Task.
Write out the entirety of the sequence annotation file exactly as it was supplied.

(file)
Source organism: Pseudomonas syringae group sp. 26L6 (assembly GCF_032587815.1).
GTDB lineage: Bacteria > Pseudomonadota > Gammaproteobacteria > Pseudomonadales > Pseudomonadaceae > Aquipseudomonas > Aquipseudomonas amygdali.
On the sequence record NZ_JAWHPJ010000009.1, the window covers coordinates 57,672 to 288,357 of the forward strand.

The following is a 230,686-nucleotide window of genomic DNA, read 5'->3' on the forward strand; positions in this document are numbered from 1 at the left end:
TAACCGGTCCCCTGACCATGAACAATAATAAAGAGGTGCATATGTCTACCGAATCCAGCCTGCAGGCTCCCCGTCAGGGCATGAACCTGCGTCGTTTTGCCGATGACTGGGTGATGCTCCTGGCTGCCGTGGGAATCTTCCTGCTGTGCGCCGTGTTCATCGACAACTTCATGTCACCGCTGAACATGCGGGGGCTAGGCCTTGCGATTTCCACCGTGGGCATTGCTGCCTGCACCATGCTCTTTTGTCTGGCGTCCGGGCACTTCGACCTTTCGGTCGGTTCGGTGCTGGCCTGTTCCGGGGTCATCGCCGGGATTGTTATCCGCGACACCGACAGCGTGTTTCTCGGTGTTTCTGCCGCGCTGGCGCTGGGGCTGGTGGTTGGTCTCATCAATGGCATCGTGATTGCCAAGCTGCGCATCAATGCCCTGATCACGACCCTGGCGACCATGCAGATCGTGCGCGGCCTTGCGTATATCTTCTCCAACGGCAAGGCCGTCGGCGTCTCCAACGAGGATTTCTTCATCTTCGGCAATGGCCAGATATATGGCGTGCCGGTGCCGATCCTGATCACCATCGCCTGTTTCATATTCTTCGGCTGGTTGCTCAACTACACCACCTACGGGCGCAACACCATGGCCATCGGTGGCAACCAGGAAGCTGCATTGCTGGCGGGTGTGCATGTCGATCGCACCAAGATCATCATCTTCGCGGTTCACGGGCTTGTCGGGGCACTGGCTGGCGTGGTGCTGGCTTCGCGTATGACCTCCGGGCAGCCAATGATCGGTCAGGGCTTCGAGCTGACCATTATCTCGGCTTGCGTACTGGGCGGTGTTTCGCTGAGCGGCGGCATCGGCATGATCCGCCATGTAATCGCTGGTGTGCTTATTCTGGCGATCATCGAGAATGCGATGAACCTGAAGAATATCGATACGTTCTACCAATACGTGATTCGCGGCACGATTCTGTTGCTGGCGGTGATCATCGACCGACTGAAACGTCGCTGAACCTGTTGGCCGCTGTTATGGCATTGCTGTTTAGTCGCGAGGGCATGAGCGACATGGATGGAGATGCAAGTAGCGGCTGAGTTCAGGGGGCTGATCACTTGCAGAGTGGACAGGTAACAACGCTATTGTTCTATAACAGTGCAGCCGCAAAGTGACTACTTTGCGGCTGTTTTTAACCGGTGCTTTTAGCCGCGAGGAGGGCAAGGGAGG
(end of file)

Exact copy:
Source organism: Pseudomonas syringae group sp. 26L6 (assembly GCF_032587815.1).
GTDB lineage: Bacteria > Pseudomonadota > Gammaproteobacteria > Pseudomonadales > Pseudomonadaceae > Aquipseudomonas > Aquipseudomonas amygdali.
On the sequence record NZ_JAWHPJ010000009.1, the window covers coordinates 57,672 to 288,357 of the forward strand.

The following is a 230,686-nucleotide window of genomic DNA, read 5'->3' on the forward strand; positions in this document are numbered from 1 at the left end:
TAACCGGTCCCCTGACCATGAACAATAATAAAGAGGTGCATATGTCTACCGAATCCAGCCTGCAGGCTCCCCGTCAGGGCATGAACCTGCGTCGTTTTGCCGATGACTGGGTGATGCTCCTGGCTGCCGTGGGAATCTTCCTGCTGTGCGCCGTGTTCATCGACAACTTCATGTCACCGCTGAACATGCGGGGGCTAGGCCTTGCGATTTCCACCGTGGGCATTGCTGCCTGCACCATGCTCTTTTGTCTGGCGTCCGGGCACTTCGACCTTTCGGTCGGTTCGGTGCTGGCCTGTTCCGGGGTCATCGCCGGGATTGTTATCCGCGACACCGACAGCGTGTTTCTCGGTGTTTCTGCCGCGCTGGCGCTGGGGCTGGTGGTTGGTCTCATCAATGGCATCGTGATTGCCAAGCTGCGCATCAATGCCCTGATCACGACCCTGGCGACCATGCAGATCGTGCGCGGCCTTGCGTATATCTTCTCCAACGGCAAGGCCGTCGGCGTCTCCAACGAGGATTTCTTCATCTTCGGCAATGGCCAGATATATGGCGTGCCGGTGCCGATCCTGATCACCATCGCCTGTTTCATATTCTTCGGCTGGTTGCTCAACTACACCACCTACGGGCGCAACACCATGGCCATCGGTGGCAACCAGGAAGCTGCATTGCTGGCGGGTGTGCATGTCGATCGCACCAAGATCATCATCTTCGCGGTTCACGGGCTTGTCGGGGCACTGGCTGGCGTGGTGCTGGCTTCGCGTATGACCTCCGGGCAGCCAATGATCGGTCAGGGCTTCGAGCTGACCATTATCTCGGCTTGCGTACTGGGCGGTGTTTCGCTGAGCGGCGGCATCGGCATGATCCGCCATGTAATCGCTGGTGTGCTTATTCTGGCGATCATCGAGAATGCGATGAACCTGAAGAATATCGATACGTTCTACCAATACGTGATTCGCGGCACGATTCTGTTGCTGGCGGTGATCATCGACCGACTGAAACGTCGCTGAACCTGTTGGCCGCTGTTATGGCATTGCTGTTTAGTCGCGAGGGCATGAGCGACATGGATGGAGATGCAAGTAGCGGCTGAGTTCAGGGGGCTGATCACTTGCAGAGTGGACAGGTAACAACGCTATTGTTCTATAACAGTGCAGCCGCAAAGTGACTACTTTGCGGCTGTTTTTAACCGGTGCTTTTAGCCGCGAGGAGGGCAAGGGAGG